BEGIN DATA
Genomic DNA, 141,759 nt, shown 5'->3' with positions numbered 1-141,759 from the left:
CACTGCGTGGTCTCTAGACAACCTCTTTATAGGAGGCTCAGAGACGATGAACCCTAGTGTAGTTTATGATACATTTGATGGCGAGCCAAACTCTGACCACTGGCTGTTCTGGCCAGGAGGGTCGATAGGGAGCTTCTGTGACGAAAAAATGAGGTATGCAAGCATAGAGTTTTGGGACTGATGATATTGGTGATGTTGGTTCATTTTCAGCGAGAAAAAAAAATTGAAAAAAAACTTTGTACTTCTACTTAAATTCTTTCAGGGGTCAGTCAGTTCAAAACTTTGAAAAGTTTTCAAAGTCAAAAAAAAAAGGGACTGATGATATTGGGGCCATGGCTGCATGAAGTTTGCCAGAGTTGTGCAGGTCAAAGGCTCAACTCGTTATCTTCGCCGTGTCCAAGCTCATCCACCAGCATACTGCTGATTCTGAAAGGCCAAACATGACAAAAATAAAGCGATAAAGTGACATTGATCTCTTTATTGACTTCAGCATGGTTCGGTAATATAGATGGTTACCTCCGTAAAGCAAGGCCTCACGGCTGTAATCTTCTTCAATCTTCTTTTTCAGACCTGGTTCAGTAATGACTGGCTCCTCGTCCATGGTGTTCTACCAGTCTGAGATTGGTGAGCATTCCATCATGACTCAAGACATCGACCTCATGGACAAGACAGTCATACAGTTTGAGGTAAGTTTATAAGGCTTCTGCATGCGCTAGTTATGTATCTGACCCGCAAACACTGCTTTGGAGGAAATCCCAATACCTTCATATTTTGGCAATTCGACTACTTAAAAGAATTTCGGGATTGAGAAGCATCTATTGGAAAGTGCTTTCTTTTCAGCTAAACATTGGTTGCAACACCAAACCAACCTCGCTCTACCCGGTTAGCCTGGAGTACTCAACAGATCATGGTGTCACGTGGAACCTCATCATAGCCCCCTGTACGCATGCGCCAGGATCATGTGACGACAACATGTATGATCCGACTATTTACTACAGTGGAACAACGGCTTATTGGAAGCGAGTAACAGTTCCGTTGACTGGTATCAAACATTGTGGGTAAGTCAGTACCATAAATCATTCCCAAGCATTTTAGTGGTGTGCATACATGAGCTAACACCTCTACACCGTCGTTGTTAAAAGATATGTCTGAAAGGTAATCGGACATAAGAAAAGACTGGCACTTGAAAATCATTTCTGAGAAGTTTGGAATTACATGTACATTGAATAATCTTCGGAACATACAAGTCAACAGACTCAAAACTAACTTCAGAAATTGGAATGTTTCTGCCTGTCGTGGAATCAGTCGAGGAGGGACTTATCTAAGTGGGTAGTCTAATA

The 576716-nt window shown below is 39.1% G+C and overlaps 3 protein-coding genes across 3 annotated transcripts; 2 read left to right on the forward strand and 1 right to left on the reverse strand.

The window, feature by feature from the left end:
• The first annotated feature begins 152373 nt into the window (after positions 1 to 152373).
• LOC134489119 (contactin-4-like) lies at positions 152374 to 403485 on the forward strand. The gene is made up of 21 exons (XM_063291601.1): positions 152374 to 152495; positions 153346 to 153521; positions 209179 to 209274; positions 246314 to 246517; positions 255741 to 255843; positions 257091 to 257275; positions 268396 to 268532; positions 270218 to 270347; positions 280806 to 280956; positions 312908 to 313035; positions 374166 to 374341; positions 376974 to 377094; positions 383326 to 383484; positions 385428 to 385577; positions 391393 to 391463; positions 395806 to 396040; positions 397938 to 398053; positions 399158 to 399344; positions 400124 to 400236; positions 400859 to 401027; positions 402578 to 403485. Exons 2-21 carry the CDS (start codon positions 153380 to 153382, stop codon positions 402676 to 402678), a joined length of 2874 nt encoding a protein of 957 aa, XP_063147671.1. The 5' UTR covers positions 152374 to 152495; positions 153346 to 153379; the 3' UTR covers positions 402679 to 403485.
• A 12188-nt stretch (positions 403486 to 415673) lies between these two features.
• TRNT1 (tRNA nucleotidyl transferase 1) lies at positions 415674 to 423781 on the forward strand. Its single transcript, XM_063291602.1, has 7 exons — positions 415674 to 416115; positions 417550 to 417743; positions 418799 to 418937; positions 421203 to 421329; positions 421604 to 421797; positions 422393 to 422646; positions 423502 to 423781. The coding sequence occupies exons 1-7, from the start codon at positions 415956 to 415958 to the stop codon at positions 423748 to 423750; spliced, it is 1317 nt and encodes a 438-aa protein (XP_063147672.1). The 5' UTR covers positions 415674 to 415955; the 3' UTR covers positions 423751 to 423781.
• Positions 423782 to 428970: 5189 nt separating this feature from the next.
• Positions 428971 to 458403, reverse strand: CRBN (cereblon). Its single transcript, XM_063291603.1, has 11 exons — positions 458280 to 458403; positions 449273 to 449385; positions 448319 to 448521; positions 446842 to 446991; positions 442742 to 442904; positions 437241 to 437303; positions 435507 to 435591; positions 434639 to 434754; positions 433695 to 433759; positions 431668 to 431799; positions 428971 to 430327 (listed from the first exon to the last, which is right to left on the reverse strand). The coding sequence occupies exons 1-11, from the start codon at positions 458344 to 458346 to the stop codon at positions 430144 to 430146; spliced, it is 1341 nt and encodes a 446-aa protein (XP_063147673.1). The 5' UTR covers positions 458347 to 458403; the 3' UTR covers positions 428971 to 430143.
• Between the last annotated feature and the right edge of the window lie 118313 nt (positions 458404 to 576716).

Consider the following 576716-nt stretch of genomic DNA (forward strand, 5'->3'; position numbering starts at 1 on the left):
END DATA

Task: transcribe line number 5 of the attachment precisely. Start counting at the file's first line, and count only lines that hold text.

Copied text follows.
• The first annotated feature begins 152373 nt into the window (after positions 1 to 152373).